FCC vacates order that many said infringed on religious broadcasters

Monday, January 31, 2000

The Federal Communications Commission has unexpectedly voted to vacate an order issued last month that religious broadcasters and some congressmen had assailed as an unconstitutional and hostile attack on religious content on the airwaves.

Last December, the FCC issued an order in a license swap of noncommercial broadcasters in Pittsburgh. Cornerstone Television Inc., a nonprofit Christian broadcaster, applied for and was granted a noncommercial educational license. Within that order, however, the FCC attempted to lay out what it described as guidance for its pre-existing policy of not granting such licenses to every religious group that applied for one.

According to the FCC policy, “while not all religious programs are educational in nature, it is clear that those programs which involve the teaching of matters relating to religion would qualify” for a noncommercial license. In the December order, the FCC stated that programming “primarily devoted to religious exhortation, proselytizing, or statements of personally held religious views and beliefs” could not be considered educational.

It was that statement which set off a torrent of criticism from lawmakers, televangelists, and nonprofit, religious-based organizations.

First, Rep. Michael G. Oxley, R-Ohio, and several other representatives introduced to Congress the Religious Freedom Broadcasting Act, an effort to vacate the FCC order. Oxley said the FCC “has no business suppressing the expression of religious belief” and that the agency's guidance on the matter “was wrong, and it cannot stand.”

Religious broadcasters also described the FCC order as a hostile government action toward believers that was unconstitutional and un-American.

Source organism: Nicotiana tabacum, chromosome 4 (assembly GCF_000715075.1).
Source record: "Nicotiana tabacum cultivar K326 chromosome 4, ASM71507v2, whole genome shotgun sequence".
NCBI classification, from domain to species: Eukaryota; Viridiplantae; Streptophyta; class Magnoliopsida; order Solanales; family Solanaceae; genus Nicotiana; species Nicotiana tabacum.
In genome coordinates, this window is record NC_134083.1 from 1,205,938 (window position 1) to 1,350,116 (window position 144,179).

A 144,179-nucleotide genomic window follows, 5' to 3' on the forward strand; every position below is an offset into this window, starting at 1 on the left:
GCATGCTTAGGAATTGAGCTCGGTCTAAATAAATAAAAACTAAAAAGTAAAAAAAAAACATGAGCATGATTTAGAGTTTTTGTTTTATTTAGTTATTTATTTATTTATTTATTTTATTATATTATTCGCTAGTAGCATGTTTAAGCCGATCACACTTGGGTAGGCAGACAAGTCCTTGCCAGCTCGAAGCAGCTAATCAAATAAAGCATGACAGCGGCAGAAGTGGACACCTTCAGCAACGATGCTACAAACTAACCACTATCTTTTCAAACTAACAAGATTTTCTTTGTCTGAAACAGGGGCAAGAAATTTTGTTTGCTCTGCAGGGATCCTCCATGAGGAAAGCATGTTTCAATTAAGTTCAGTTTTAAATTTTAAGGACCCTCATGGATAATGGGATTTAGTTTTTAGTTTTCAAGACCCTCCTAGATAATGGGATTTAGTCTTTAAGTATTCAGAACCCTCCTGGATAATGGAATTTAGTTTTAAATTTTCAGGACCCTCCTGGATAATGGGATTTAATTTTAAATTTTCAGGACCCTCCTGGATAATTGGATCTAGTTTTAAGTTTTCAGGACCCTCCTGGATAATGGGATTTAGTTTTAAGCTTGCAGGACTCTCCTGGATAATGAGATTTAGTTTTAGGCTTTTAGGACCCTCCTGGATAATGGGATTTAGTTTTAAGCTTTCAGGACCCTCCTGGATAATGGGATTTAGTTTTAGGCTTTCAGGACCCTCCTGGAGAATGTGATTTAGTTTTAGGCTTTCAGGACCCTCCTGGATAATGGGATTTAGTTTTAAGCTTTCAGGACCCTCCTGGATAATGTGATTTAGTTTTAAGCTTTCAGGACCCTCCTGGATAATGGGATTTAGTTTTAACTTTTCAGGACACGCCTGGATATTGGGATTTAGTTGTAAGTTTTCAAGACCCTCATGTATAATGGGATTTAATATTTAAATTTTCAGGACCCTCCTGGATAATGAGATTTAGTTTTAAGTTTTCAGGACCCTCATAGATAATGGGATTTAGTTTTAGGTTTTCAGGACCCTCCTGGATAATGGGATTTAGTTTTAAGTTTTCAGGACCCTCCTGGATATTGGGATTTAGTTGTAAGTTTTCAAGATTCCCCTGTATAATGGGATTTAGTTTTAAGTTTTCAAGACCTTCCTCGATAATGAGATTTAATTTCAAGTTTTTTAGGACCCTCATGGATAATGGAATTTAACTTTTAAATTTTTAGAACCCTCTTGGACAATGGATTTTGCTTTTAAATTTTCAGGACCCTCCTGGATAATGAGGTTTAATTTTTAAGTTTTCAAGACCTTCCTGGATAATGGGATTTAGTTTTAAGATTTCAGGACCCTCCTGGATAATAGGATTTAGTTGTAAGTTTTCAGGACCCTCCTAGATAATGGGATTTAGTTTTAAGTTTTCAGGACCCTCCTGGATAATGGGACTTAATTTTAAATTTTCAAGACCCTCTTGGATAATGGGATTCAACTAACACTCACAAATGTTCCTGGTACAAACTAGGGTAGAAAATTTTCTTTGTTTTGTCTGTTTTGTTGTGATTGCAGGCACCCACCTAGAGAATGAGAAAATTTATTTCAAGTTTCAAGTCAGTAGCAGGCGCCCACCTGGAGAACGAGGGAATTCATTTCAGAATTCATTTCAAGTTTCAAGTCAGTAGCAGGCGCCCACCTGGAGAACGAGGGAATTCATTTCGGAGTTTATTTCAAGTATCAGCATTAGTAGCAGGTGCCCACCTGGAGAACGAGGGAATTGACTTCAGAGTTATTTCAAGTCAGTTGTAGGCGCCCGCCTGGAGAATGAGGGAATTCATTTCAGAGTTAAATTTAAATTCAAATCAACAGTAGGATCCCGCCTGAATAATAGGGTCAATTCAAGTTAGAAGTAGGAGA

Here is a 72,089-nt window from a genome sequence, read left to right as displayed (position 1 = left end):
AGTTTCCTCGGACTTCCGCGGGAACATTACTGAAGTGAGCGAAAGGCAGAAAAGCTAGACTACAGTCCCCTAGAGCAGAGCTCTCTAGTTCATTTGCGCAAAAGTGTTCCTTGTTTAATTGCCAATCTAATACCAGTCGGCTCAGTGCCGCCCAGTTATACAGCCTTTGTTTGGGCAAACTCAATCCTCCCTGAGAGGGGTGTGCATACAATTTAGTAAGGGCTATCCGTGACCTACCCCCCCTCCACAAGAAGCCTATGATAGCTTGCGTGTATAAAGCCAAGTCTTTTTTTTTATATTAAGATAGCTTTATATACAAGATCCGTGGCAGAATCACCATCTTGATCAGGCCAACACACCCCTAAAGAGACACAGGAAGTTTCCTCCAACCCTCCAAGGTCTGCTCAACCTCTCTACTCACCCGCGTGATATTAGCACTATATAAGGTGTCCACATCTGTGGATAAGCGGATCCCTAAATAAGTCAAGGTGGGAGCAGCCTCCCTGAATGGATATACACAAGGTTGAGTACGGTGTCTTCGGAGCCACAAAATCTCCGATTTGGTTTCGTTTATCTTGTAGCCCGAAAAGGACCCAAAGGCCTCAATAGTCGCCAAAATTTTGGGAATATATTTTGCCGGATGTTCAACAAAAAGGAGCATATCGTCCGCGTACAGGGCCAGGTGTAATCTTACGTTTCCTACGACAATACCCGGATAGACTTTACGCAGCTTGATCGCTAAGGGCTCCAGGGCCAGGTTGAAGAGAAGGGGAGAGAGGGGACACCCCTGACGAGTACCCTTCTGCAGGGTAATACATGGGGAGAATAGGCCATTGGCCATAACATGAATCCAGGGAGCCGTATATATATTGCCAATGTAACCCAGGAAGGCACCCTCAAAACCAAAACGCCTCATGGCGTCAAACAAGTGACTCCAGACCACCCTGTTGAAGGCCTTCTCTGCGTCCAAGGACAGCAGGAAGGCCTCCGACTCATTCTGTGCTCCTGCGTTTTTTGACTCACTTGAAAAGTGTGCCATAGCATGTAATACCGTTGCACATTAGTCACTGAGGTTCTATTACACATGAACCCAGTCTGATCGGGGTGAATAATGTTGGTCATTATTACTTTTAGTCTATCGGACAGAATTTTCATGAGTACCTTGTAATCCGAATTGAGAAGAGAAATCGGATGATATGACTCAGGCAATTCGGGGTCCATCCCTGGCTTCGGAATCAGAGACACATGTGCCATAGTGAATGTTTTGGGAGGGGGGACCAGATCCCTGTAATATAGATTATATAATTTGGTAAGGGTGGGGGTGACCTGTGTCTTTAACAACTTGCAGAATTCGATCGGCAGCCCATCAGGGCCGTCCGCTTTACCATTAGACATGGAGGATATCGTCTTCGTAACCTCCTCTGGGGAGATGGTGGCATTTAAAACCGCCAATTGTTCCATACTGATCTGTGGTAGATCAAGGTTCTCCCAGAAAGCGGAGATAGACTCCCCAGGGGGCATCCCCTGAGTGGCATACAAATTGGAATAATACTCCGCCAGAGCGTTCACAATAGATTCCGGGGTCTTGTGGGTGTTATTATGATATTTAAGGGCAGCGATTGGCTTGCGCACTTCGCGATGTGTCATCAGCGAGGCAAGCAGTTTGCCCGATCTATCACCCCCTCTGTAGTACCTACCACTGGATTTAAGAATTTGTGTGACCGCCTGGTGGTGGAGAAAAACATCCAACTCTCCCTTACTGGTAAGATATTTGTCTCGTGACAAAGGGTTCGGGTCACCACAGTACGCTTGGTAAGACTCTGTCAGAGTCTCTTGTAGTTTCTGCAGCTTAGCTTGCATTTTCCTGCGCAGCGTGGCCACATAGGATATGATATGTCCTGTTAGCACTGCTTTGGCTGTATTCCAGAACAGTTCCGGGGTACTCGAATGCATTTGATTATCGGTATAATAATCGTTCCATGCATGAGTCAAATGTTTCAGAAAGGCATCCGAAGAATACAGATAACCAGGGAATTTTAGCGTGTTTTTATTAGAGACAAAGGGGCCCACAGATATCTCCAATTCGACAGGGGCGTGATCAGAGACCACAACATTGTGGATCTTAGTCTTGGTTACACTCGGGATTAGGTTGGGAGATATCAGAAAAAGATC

Jerry Falwell, during a Jan. 21 broadcast of his “Old-Time Gospel Hour,” accused the FCC of going to “great lengths to expunge Christian religious expression from the public space.”

Falwell then told his viewers that “we have become Red China” and urged them to call Oxley and other representatives in support of their attempt to overturn the FCC order.

In a three-page order issued late Jan. 28, the FCC vacated its December action.

“In an attempt to clarify what constitutes non-commercial educational programming, we offered additional guidance broadly, and attempted to apply that guidance to specific cases involving religious programming,” the new FCC order states. “Regrettably, it has become clear that our actions have created less certainty rather than more, contrary to our intent. In hindsight, we see the difficulty of minting clear definitional parameters for 'educational, instructional or cultural' programming, particularly without the benefit of broad comment. Therefore, we vacate our additional guidance.”

Commissioner Gloria Tristani, the lone dissenter against issuing the new order, derided her colleagues for succumbing to outside pressure and failing to understand the First Amendment.

“This is a sad and shameful day for the FCC,” Tristani wrote. “In vacating last month's 'additional guidance' on its own motion, without even waiting for reconsideration petitions to be filed, this supposedly independent agency has capitulated to an organized campaign of distortion and demagoguery.”

Tristani said that the guidance offered in December was an attempt to clarify FCC policy precedents, not an attack on organized religion.

“Perhaps the most disturbing charge leveled against the Commission is that its decision reflects an 'anti-religion bias' at the agency,” Tristani wrote. “I reject and resent this type of attack, reminiscent of a witch-hunt. It is precisely because of my deep respect for religion, and my deep appreciation for the religious diversity of America, that I supported our additional guidance. Religion is not merely an educational 'interest' like cooking or computers that may appeal to only a subset of the population. Religion is much more than that.”

In a prepared statement, Oxley praised the FCC's reversal.

“Religious broadcasters and their listeners were a target for an FCC that sought to limit their freedom to express religious faith,” Oxley said. “It was wrong, and I'm thrilled that the FCC has seen the error of its ways.”

Charles Haynes, the First Amendment Center's senior scholar and author of several books and guides on religious liberty, also lauded the FCC's latest action.

“The reversal by the FCC is welcome news for advocates of religious freedom,” Haynes said. “In my view, the First Amendment prohibits a federal agency from defining what is or is not 'educational' religious speech. Religious broadcasters should be free to decide the content of their educational programming.”